A wife school, founded by a famous mistress.
That was the funniest - and most telling - bit of news unearthed from my investigation into the eternal triangle of wife-mistress-husband, started when I heard that the world (at least the world according to hot Google trends) was searching for a picture of Marni Phillips.
Ms. Phillips is the soon-to-be-ex wife of Steve Phillips, the 56-year-old former ESPN baseball analyst who, it was revealed last week, had a bunny-boiling-type affair with 22-year-old Brooke Hundley, a co-worker. The affair cost him his job, his marriage and his reputation. (Ms. Hundley was also fired.)
The Internet facilitates the spectator sport of marital infidelity - a prurient distraction from the more mundane business of cubicle life, arguably, but the fascination with participants in the soap opera As The Heart Cheats speaks to a persistent cultural assumption about wife and mistress that is retrograde and ill-founded.
We believe that a husband's infidelity is always a reflection of his wife. (Whereas if a wife cheats, she is often seen as an incorrigible harlot, period.)
We believe (and, often, so does the wife) that she bears some responsibility for her husband's wandering, and that if his mistress is too hot to resist, well, that helps explains his behaviour in the public conscience, or at least makes it more understandable.
Which is why Ms. Hundley's picture shocked so many people. You could practically hear the incredulity of the masses: He threw it all away for her?
The New York Post described her as "a portly production assistant." Ms. Phillips, whose picture seems to be unavailable on the Web, has been described as a green-eyed blonde.
The wife/mistress dynamic is one of "pitting women against each other," explains Elizabeth Abbott, author of A History of Mistresses and the upcoming A History of Marriage .
"The institution of mistress ... was accommodated by society and by the law that protected the wife," she explains. "The law shored up the wife's position as wife, and kept the mistress in a very insecure position."
Historically, the mistress came into being at a time when marriage was not about love matches, and divorce was taboo, Ms. Abbott points out.
Still, the modern culture appears to have embraced the cat-fight tension.
It's why Camilla, Duchess of Cornwall, who was the mistress of Prince Charles while he was married to the dewy Diana, was routinely called Cow-milla by Brits.
She confounded the concept of mistress, who is supposed to be younger and more beautiful.
It also helps explains the fascination with the Brad Pitt-Angelina Jolie-Jennifer Aniston triangle. Ms. Aniston is beautiful, of course, but has a dimmer sexual incandescence than Ms. Jolie.
Which brings us to the wife school idea.
Sarah Symonds is a 38-year-old blonde (pictured on her website in a slinky animal-print dress, natch) who claims to have had a seven-year affair with married celebrity chef Gordon Ramsay as well as a relationship with Lord Jeffrey Archer.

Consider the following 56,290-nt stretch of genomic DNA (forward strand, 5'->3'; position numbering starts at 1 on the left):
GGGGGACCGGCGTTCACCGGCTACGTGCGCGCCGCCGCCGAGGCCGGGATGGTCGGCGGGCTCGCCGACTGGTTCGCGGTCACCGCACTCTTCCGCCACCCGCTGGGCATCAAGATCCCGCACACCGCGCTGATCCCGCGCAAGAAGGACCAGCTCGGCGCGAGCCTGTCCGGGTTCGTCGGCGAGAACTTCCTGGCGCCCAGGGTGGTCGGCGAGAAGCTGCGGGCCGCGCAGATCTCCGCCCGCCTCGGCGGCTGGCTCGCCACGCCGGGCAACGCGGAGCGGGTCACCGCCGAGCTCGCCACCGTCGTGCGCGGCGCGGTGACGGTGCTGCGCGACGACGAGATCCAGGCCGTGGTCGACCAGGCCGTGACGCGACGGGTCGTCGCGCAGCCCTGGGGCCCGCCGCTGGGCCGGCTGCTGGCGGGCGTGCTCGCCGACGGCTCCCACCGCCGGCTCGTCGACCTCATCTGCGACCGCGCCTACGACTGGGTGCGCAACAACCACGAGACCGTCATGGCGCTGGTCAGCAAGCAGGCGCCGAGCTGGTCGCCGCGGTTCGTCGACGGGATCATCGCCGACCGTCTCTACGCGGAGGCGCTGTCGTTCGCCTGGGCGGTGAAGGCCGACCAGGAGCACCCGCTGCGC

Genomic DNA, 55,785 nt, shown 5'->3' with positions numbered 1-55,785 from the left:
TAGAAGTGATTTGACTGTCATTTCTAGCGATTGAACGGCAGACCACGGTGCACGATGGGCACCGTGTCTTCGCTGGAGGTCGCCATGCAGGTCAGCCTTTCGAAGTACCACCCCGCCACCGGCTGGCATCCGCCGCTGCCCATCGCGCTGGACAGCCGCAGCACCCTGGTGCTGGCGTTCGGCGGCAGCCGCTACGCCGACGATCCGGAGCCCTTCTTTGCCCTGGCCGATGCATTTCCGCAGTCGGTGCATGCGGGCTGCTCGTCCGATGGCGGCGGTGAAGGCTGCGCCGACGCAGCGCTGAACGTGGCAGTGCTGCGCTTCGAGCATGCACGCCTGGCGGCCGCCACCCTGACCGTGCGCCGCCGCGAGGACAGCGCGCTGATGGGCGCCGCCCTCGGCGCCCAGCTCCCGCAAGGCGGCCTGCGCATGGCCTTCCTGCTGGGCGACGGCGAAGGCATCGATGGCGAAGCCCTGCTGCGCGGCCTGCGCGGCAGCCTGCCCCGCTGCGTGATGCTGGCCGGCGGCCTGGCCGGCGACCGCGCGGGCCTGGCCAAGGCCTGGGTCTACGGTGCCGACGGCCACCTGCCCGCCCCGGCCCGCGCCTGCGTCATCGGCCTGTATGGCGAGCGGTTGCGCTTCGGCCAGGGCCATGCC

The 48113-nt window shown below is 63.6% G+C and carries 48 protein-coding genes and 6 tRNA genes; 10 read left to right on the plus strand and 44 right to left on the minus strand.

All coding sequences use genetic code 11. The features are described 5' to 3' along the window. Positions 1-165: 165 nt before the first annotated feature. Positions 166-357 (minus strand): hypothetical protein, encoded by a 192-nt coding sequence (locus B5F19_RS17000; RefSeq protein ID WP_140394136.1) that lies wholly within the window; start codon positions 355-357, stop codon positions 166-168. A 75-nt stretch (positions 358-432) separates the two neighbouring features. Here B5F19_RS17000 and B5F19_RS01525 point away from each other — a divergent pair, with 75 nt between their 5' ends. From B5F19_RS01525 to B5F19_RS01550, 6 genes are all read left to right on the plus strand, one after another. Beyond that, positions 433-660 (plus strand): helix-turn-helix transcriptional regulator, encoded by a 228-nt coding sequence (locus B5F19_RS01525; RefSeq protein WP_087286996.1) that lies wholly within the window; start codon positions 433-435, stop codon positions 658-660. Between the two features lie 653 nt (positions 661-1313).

She has written a handbook for mistresses as part of a multi-platform business about the perils of infidelity. (One nugget: "Get out of it, or if not, get the most out of it.")
She has also gained insight for wives, she says. "Men have told me that their wives don't have time for them, or have made 'the kids their life,' or they have just grown apart," she tells me in an e-mail.
Call me a cynic, but do younger women really think that an MM (her term for a married man) would hit on them by explaining that they just need more sexual variety and the thrill of a risk, even though their wives are fantastic, sexy, loving people?
Because if they did, would the mistress - often a single woman - agree to just being his sexual dalliance? Big duh.
Disturbingly (albeit unwittingly), Ms. Symonds encourages a retrograde wife identity that has persisted despite advancements for women in other areas of their lives.
"Women think, 'If I make myself attractive enough and I dress nicely and keep the house tidy and make nice dinners' - all these 'must-do' wife behaviours - then she will hold onto her husband.
And if she does all these things, she is often searching for the missing element in herself that she thinks caused her husband to cheat," explains New York-based Ruth Houston, an infidelity researcher and author of Is He Cheating on You? 829 Telltale Signs.
Ms. Houston encourages wronged wives to get therapy to rid themselves of that idea. Happy husbands cheat, too, she says.
And "if it were all about looks, then no one would cheat on beautiful women," she points out, listing a number of celebrity wives with philandering husbands, such as Christie Brinkley and Jerry Hall.
It doesn't help that most of the self-help books - read largely by a female audience - perpetuate the idea that a wife governs her husband's fidelity. To wit: M. Gary Neuman's bestselling The Truth About Cheating: Why Men Stray and What You Can do to Prevent It.
Infidelity is most often about an emotional connection men have lost with their spouse, he tells me.
But why should a wife be solely responsible for nurturing that connection?
"A victim should never be blamed," says Mr. Neuman, a marriage therapist. "But it's very clear [male infidelity]is preventable, and you as a wife, by understanding a man and what his needs are, can help him feel emotionally connected."
And then he adds: "Men are less given to self-analysis."
Oh, please. If I were a man, I would want to start up a movement to protest against the entrenched belief that they are incapable of introspection, not to mention resisting a flash of cleavage.
When Eve offered the apple, guys, you could have said no.
As for women, when will we all shed the notion that we are totally responsible for others' emotional well-being - forever metaphorically pregnant, containing and nurturing the emotional life of our loved ones?
Hubby can think for himself - just as he can pick up a dishtowel.